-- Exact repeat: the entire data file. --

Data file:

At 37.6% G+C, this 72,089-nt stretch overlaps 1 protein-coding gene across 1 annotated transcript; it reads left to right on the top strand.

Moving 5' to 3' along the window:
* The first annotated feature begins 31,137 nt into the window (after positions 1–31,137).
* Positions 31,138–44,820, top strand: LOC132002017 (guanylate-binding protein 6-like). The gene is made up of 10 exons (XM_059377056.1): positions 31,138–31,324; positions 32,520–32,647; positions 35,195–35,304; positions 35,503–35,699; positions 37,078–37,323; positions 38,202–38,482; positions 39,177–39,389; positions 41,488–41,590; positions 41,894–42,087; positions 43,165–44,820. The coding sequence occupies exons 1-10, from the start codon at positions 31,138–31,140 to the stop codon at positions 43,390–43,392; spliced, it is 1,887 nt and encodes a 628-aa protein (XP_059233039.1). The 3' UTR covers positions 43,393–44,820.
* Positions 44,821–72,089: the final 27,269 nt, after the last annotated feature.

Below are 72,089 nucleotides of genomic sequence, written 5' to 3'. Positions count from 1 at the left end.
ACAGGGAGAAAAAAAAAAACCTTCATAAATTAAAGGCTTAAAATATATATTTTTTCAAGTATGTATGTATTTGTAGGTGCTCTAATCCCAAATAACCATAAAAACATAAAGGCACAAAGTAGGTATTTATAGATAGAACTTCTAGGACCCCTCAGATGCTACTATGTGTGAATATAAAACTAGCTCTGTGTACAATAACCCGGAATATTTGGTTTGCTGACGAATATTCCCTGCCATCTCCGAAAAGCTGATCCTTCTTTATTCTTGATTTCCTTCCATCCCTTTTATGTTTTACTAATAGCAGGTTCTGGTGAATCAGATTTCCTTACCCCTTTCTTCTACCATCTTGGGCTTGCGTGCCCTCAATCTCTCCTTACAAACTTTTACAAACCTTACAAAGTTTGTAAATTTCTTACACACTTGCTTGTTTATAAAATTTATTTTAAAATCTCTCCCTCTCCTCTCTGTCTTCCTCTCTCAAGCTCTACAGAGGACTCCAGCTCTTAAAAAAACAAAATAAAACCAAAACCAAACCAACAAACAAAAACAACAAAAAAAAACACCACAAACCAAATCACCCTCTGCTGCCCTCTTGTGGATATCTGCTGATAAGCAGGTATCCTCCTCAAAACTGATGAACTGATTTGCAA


At 37.6% G+C, this 72,089-nt stretch overlaps 1 protein-coding gene across 1 annotated transcript; it reads left to right on the top strand.

Moving 5' to 3' along the window:
* The first annotated feature begins 31,137 nt into the window (after positions 1–31,137).
* Positions 31,138–44,820, top strand: LOC132002017 (guanylate-binding protein 6-like). The gene is made up of 10 exons (XM_059377056.1): positions 31,138–31,324; positions 32,520–32,647; positions 35,195–35,304; positions 35,503–35,699; positions 37,078–37,323; positions 38,202–38,482; positions 39,177–39,389; positions 41,488–41,590; positions 41,894–42,087; positions 43,165–44,820. The coding sequence occupies exons 1-10, from the start codon at positions 31,138–31,140 to the stop codon at positions 43,390–43,392; spliced, it is 1,887 nt and encodes a 628-aa protein (XP_059233039.1). The 3' UTR covers positions 43,393–44,820.
* Positions 44,821–72,089: the final 27,269 nt, after the last annotated feature.

Below are 72,089 nucleotides of genomic sequence, written 5' to 3'. Positions count from 1 at the left end.
ACAGGGAGAAAAAAAAAAACCTTCATAAATTAAAGGCTTAAAATATATATTTTTTCAAGTATGTATGTATTTGTAGGTGCTCTAATCCCAAATAACCATAAAAACATAAAGGCACAAAGTAGGTATTTATAGATAGAACTTCTAGGACCCCTCAGATGCTACTATGTGTGAATATAAAACTAGCTCTGTGTACAATAACCCGGAATATTTGGTTTGCTGACGAATATTCCCTGCCATCTCCGAAAAGCTGATCCTTCTTTATTCTTGATTTCCTTCCATCCCTTTTATGTTTTACTAATAGCAGGTTCTGGTGAATCAGATTTCCTTACCCCTTTCTTCTACCATCTTGGGCTTGCGTGCCCTCAATCTCTCCTTACAAACTTTTACAAACCTTACAAAGTTTGTAAATTTCTTACACACTTGCTTGTTTATAAAATTTATTTTAAAATCTCTCCCTCTCCTCTCTGTCTTCCTCTCTCAAGCTCTACAGAGGACTCCAGCTCTTAAAAAAACAAAATAAAACCAAAACCAAACCAACAAACAAAAACAACAAAAAAAAACACCACAAACCAAATCACCCTCTGCTGCCCTCTTGTGGATATCTGCTGATAAGCAGGTATCCTCCTCAAAACTGATGAACTGATTTGCAA